Posted: Dec 11, 2017
As we go through our day-to-day lives, sometimes it’s very easy to overlook the minutia and take things for granted. It could be something as simple as the words we use on a habitual basis. Words become a part of our culture and they define us. Are you a Millennial? Baby boomer? The words we choose create our identity.
Words are powerful. They can bring people together as easily as they can tear them apart. Words enhance the human experience by giving us a way to express thoughts, feelings, abstract concepts, and food. Which of the following sentences evokes a stronger emotion?
A) We had the crème brûlée.
B) We had the most decadent crème brûlée that seemed to slide across our palate like silk.
Is it getting hot in here? No worries, we’re not going to go down the path of “Fifty Shades of Grey” for food lovers. Just understand that words have energy and power behind them. The words you use consistently in your restaurant will have the impact on the culture of your business.
If you are an owner or operator of a restaurant, just remember that the words you use trickle down to your team. If you talk negative about your guests, what message and tone will your team pick up? How do you think they are going to treat the guest when you’re not around? Negativity breeds negativity.
So, how do you become better in using words? Here are four keys to maximizing your word power:
Listening is Key Number One
The first step is to shut your mouth and open your ears more! The majority of communication issues can be broken down to failure to communicate properly and failure to listen properly. Most the time it's the latter. We tend to listen with the intent to reply (get our two cents in) before we have even really understood the entire dialogue. Our brains can be quick with a comeback — sometimes a little too quick.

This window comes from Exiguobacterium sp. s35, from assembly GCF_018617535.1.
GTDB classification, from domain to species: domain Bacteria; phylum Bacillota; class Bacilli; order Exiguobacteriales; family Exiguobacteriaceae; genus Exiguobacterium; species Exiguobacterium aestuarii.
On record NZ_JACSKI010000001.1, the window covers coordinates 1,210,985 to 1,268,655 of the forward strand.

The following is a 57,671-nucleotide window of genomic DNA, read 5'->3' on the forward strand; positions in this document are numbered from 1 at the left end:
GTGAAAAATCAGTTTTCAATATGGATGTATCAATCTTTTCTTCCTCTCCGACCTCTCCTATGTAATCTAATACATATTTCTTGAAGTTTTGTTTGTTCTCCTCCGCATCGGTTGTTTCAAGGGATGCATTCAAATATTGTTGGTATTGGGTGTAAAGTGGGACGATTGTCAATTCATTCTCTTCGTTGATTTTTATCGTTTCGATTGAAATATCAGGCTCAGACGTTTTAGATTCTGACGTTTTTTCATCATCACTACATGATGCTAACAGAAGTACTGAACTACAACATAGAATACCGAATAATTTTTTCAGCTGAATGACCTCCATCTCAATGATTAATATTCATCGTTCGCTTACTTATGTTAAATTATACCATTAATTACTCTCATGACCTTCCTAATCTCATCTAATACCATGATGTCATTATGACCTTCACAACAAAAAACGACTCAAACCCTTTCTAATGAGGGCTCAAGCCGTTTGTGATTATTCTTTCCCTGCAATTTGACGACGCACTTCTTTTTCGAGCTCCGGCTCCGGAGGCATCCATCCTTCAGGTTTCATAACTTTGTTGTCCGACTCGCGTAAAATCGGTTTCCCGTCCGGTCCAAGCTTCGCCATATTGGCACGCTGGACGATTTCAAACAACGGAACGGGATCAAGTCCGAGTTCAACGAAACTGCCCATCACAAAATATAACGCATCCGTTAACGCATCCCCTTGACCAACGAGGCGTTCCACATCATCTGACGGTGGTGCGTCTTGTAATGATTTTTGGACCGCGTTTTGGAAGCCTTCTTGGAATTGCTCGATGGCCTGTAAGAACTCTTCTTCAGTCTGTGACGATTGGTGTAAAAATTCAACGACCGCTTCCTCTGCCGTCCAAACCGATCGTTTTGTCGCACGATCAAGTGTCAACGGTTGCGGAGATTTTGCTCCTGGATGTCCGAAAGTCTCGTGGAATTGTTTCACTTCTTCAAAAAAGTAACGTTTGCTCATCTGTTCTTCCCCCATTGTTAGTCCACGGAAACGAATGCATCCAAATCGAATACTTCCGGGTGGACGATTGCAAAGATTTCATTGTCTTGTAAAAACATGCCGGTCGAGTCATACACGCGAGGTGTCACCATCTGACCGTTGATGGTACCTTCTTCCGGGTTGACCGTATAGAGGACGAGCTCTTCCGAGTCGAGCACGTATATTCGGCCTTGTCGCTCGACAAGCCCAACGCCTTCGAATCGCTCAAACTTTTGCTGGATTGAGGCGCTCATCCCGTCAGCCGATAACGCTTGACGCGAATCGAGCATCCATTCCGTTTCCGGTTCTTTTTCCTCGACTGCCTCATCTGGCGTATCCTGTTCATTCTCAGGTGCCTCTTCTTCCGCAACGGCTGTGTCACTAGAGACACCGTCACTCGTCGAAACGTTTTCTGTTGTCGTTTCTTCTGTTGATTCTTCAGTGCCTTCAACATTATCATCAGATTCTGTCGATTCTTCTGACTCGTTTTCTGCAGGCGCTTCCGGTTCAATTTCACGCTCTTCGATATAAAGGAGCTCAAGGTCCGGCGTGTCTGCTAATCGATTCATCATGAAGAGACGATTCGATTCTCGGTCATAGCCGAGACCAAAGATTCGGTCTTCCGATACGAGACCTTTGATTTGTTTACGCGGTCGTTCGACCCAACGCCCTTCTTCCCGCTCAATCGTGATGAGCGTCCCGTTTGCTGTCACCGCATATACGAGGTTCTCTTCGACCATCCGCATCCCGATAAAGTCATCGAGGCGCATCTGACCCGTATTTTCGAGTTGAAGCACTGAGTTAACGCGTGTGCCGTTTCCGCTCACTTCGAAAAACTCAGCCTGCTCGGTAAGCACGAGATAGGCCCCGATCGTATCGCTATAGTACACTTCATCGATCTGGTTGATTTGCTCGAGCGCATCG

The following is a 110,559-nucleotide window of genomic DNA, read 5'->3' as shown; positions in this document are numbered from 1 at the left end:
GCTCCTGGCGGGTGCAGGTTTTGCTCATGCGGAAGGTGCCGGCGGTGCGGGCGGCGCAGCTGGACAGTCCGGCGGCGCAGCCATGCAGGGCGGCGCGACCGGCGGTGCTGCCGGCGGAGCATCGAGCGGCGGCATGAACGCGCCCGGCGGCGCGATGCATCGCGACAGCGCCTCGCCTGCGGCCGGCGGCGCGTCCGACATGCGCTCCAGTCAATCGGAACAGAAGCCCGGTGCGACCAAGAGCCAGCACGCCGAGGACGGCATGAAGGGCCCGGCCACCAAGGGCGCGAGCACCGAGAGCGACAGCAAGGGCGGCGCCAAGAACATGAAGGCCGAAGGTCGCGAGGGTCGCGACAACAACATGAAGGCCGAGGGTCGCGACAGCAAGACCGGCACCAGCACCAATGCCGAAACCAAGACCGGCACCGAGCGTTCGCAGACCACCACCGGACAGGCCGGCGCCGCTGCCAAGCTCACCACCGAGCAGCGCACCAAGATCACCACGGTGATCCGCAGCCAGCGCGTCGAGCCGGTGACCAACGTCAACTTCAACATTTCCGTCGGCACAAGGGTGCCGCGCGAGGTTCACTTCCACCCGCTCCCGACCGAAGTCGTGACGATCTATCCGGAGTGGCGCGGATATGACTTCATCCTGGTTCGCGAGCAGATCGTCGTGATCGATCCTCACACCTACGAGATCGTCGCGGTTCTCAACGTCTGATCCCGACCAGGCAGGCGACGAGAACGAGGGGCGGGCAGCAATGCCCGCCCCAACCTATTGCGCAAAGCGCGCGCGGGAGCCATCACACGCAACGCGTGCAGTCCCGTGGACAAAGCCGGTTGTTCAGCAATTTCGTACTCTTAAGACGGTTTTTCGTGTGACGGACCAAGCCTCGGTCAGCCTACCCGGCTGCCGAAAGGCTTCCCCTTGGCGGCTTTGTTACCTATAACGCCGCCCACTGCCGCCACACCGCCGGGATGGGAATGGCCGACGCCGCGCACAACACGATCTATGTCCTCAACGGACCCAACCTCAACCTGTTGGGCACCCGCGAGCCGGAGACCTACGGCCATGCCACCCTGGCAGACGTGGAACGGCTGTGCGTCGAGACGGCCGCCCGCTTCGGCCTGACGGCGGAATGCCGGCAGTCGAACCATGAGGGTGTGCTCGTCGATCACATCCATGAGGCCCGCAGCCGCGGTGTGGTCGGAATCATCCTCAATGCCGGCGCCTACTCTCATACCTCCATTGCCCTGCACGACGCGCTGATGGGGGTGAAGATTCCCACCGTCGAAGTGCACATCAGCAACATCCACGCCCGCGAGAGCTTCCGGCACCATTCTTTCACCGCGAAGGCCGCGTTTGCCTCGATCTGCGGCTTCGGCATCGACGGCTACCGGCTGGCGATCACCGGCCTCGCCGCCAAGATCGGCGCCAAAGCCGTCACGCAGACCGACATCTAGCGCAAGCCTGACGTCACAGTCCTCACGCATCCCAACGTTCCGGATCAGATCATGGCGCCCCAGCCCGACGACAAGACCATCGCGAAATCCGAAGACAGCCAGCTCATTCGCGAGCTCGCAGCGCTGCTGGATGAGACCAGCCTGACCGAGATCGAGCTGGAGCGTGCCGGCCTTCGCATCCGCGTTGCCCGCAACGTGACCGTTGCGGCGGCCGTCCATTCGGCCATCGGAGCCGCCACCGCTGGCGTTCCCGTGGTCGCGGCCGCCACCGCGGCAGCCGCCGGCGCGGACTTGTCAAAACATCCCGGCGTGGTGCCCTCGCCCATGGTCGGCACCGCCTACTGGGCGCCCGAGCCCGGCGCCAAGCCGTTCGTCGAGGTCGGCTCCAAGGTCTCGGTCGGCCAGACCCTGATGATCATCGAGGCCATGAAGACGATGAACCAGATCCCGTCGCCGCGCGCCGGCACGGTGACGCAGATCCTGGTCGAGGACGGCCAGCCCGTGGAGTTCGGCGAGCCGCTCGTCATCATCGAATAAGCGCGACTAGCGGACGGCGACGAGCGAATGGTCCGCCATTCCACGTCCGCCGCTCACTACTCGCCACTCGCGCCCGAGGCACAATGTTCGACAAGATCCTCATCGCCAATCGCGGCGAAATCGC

The best technique is called active listening. When people are talking, try being 100 percent focused on them. Really listen to the words they say and take it all in. Listen to understand, not just to fire back your ideas. Listen. When the person is done talking, pause and process the information before you reply. Done right, this can help you appear reflective and wise, instead of anxious and reactive.
Here’s an active listening tip: If you're finding it particularly difficult to concentrate on what someone is saying, try repeating their words to yourself as they say them. This will reinforce their message and help you stay focused.
Obligation vs. Opportunity
This is the basic “have to vs. want to.” Randomly ask some people on your team this question through the week and listen in for the clues to behavior.
Why do you come to work? Was it a have to or a want to?
People who “have to” do not usually go past the requirements of the job. These people are focused on the obligation. Granted, most do a “good” job, but they don’t go past that very often. To these people, the phrase “good enough” goes through their head quite often. We all know that in the restaurant industry, “good enough” is never very good at all.